In this month’s book club podcast, Chemistry World brought together three families and their four children aged between three and nine, each having read (or having been read) a different book. Instead of reviewing each of the four books, I wanted to find out what it takes to write a children’s science book.

One thing all authors ‒ including the three I spoke to ‒ agree on is that writing for a young audience is hard, often more difficult than writing for grown-ups. ‘Children’s books is proper writing, in fact, it’s a more specialised form of writing. It’s got to be the best you could possibly get,’ says James Carter, children’s poet and author of Once Upon an Atom, one of the books featured in the podcast.

Writing non-fiction for children places strict limitations on authors in terms of vocabulary choice and paragraph length, explained children’s author Kelly Barnhill in an interview with US literacy initiative Reading Rockets. One can’t assume knowledge, especially when introducing invisible things like atoms or abstract concepts like power, adds Rob Colson, one of the authors of Awesome Matter and Materials, another book reviewed in the podcast. Authors shouldn’t shy away from explaining complex concepts ‒ simplify things but don’t lie.

An image showing the book cover of Once upon an Atom

Once Upon an Atom, one of the four books reviewed in our latest book club podcast episode

Writers need to make sure they have their facts straight, said Barnhill. And they need to learn to anticipate follow-up questions, suggested Matt Shipman, science writer at North Carolina State University. Explaining that wind is air moving in the atmosphere also requires explaining what the atmosphere is and why air moves. That doesn’t mean authors need to explain everything in minute detail. ‘My one-sentence explanation of molecules is sufficient to satisfy [my six-year-old], in the context of explaining wind,’ he wrote. ‘David Attenborough is very good example,’ says Colson. ‘He explains from the bottom up, but in a way that isn’t patronising towards people who already know it.’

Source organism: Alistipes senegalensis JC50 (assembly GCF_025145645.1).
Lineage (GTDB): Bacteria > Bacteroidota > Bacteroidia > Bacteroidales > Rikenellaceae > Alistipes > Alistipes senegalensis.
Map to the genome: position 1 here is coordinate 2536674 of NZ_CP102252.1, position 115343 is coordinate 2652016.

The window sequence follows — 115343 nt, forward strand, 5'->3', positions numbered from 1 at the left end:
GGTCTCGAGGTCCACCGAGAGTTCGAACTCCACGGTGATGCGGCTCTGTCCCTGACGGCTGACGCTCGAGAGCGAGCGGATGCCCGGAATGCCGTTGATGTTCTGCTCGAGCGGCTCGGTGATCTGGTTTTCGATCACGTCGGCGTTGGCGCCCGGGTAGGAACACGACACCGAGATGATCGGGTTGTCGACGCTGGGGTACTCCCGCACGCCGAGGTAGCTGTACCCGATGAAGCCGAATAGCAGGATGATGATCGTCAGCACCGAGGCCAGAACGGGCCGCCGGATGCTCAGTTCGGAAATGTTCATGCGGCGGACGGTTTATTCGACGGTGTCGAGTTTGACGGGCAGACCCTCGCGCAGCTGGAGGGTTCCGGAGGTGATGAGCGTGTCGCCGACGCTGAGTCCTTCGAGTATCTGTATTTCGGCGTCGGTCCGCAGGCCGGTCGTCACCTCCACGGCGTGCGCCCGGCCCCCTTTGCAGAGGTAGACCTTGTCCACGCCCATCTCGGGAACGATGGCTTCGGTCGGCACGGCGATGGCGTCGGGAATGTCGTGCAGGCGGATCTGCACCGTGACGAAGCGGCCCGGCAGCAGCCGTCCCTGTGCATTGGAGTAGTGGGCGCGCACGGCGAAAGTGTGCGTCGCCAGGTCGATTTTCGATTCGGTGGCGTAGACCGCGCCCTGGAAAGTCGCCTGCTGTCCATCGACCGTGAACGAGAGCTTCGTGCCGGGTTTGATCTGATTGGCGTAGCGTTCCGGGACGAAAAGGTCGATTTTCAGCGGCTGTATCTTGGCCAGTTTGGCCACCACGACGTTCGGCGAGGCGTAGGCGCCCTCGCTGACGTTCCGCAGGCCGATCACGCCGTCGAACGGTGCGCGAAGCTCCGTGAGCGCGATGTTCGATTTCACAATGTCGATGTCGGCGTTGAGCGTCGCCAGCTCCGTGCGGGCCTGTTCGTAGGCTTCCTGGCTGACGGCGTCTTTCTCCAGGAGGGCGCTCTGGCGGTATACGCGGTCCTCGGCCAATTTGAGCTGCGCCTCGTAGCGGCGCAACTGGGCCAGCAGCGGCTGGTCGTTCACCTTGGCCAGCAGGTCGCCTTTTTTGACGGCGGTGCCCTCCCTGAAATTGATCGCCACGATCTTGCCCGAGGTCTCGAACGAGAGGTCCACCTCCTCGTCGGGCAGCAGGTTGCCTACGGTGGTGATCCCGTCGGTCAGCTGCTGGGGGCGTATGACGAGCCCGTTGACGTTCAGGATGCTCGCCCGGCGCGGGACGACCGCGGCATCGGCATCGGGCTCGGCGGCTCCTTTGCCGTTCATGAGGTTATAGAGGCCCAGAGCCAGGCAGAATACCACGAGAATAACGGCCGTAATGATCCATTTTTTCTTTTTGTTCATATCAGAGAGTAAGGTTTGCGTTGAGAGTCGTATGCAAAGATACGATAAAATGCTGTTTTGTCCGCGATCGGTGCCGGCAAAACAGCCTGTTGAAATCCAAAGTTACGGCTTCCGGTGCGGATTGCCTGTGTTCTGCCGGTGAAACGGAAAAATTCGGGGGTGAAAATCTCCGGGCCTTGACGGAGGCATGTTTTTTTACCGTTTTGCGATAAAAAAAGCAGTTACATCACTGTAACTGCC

Although writers should steer clear of jargon, including some complex terminology can add scientific gravitas and intrigue young readers, says freelance educator Michael Holland. In his book I Ate Sunshine for Breakfast, also discussed in the podcast, he uses scientific plant names throughout.

The hardest bit is finding the right examples, recalls Carter. ‘[Children] don’t want to read a list of facts about a topic,’ said science journalist Elizabeth Preston, former editor of children’s magazine Muse, in an interview with The Open Notebook. Instead of cluttering books with facts or dragging readers through long, dry passages of text, there should be a clear main message, she pointed out.

However, Holland is clear on the fact that ‘by writing a book on science, you’re not going to spawn a scientist’. What these books should do is to get children interested in science, get them look at the world in a different way as they go about their lives. Carter says they should simply inspire a sense of awe and wonder, and maybe even whet the appetite for more.

Correction: Michael Holland’s quote in the last paragraph was corrected on 18 December.